After having climbed mountains all over the world, Sanjay Pandit has once again added another mountain to his list of accomplishments with his expedition to the Antarctic mountain range.
Born in Pyuthan, he was inspired to run by his father, an avid volleyball player himself, from an early age. As a child, he and his brother would be given a trail to run every day at 6 in the morning by their father and this set him up to become the renowned runner and mountaineer he is today. Despite running from an early age, he only began his career as a runner in his early twenties after moving to Kathmandu for his higher studies and being inspired by South-Asian gold medalists Deepak Bista and Rajendra Bhandari.
After participating and holding incomparable track record, having ran various marathons such as the one from Kathmandu to Khasa in 11hours and 20 minutes. He was inspired to pursue mountain climbing after watching televised interview of renowned mountaineer, Aapa Sherpa and with his determination, he has conquered many mountains. Till date, he has climbed eleven mountains, all over the world—including Nepal’s very own Mt. Everest and the killer mountain, Mt. Manaslu.
He is also the first person to ever climb the African mountain Mt. Kilimanjarowithin twenty-five hours, and the Australian mountain Mt. Kosciuszko in five hours—from Threadbo, a small alpine village,to the very top—both backwards in daurasurwaland Dhaka topi.On why he decided to climb these mountains, his response was, “For people who’ve climbed Mt. Everest, these mountains are very easy to conquer, but I wanted to be more remarkable than those who’d climbed before me, thus I decided to climb them both backwards!”
Along with this another unique record in his mountaineering career is his record of 6 minutes and 30 seconds climb of Europe’s highest-peak, Mt. Elbrus half-naked.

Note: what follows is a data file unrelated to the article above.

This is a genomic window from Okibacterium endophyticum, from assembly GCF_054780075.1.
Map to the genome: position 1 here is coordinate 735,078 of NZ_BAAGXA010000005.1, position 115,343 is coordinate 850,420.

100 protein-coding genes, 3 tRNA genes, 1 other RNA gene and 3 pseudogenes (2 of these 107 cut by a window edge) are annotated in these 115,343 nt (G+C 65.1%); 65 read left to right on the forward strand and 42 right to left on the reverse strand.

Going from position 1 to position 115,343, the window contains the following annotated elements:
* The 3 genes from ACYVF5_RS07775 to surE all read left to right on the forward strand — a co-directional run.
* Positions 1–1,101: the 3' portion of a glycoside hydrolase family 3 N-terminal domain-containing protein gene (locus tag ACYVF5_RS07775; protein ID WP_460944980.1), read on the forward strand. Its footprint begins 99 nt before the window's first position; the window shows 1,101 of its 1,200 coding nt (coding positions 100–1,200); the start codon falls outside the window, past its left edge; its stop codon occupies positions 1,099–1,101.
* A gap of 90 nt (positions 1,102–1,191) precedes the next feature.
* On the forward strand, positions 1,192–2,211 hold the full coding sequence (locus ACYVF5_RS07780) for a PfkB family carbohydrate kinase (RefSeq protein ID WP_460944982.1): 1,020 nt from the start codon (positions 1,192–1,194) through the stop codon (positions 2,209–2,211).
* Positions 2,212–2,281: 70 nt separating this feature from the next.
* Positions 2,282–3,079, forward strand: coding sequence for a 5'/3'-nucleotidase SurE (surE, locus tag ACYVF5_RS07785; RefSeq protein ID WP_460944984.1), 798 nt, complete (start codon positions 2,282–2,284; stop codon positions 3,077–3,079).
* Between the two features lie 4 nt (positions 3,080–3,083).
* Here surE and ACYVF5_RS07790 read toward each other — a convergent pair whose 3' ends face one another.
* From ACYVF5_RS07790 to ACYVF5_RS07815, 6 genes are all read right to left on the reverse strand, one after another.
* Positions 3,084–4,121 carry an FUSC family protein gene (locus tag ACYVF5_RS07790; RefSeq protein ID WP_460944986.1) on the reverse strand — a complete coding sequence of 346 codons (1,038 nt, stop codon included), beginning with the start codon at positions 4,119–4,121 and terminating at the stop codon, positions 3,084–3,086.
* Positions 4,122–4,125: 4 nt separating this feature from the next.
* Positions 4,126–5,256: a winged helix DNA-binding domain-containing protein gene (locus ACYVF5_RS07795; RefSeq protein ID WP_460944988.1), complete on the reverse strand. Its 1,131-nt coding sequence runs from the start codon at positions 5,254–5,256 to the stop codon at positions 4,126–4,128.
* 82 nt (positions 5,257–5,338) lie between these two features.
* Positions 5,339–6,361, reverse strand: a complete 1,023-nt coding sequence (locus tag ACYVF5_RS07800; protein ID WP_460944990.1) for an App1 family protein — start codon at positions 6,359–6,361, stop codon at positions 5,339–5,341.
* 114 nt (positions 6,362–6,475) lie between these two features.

When asked about his most memorable moment during this 24-day expedition, Sanjay says that it would have to be when their money ran short and they had to refrain from eating for three days straight.On the difficulties of his journey, he explains that it was the weather, the temperature, and the winds that would’ve decided their faith in Antarctica. “The 4,900m mountain of Antarctica wasn’t a difficult feat for someone like me, climbers who have already succeeded in climbing mountains like Mt. Everest, but it is, in that same sense, more difficult than Mt. Everest. If the weather had not favored us, there would’ve been no chance of survival,” he explains.“There’s two factors to the weather, the cold and the wind. Thankfully, the weather favored us, and we could quickly continue with our journey.”
In addition to that, there was also the difficulty in climbing between camps. “See, there are three camps in Antarctica’s mountain; the base camp, the low camp and the high camp. The difficulty between the low and high camp is the angle of elevation as it is almost 90 degrees.”, he explains.
The most difficult challenge of his journey, as hestates, was not the mountain range itself, but rather, the financing of his expedition. “There are two types of people who decide to climb in Antarctica, billionaires who want to see the South Pole, and mountain climbers like me. It is nearly impossible to afford climbing in this region with personal funding alone, unless you’re a billionaire.”
To fund his expedition, he needed at least60,000 to 70,000 U.S. dollars, with an additional 10,000,000 Nepali rupees for a personal guide. To aid his expedition, the government of Nepal provided him with some funds, but it wasnot sufficient. He had to mortgage his house and the land he owned for 500,000 rupees, and also received funds from some personal contacts. Along with this, he received important support and funding from some organizations like Samsung, IME, IMS Group, and Golden Gate College.
He planned and organized throughout 2016, and began his journey in 2017. And, despite all the hardships, he is proud of his accomplishment and grateful towards this journey. His advice tothose aspiring to achieve a similar feat like him is, “For anyone out there, I’d advise them to be focused. If there is anything you want to accomplish and be the best at, you need to be focused. If you dedicate yourself fully towards a goal, you will be successful, and you must continuously aim towards that one goal. In any field, if you continuously put effort in it for, say, ten to twelve years, you will become a big name in that field. May it be journalism, business, or even politics, if you dedicate yourself fully to that one field, you will succeed. If you let yourself wonder around many fields, you won’t be able to find success in any. So, stay focused.”
For now, Sanjay Pandit has planned to climb Australia’s ten peaks. Along with this, he plans to climb Mt. Everest once again, as well as open an educational mountaineering school to help others interested in mountaineering.We wish him luck for his future endeavors.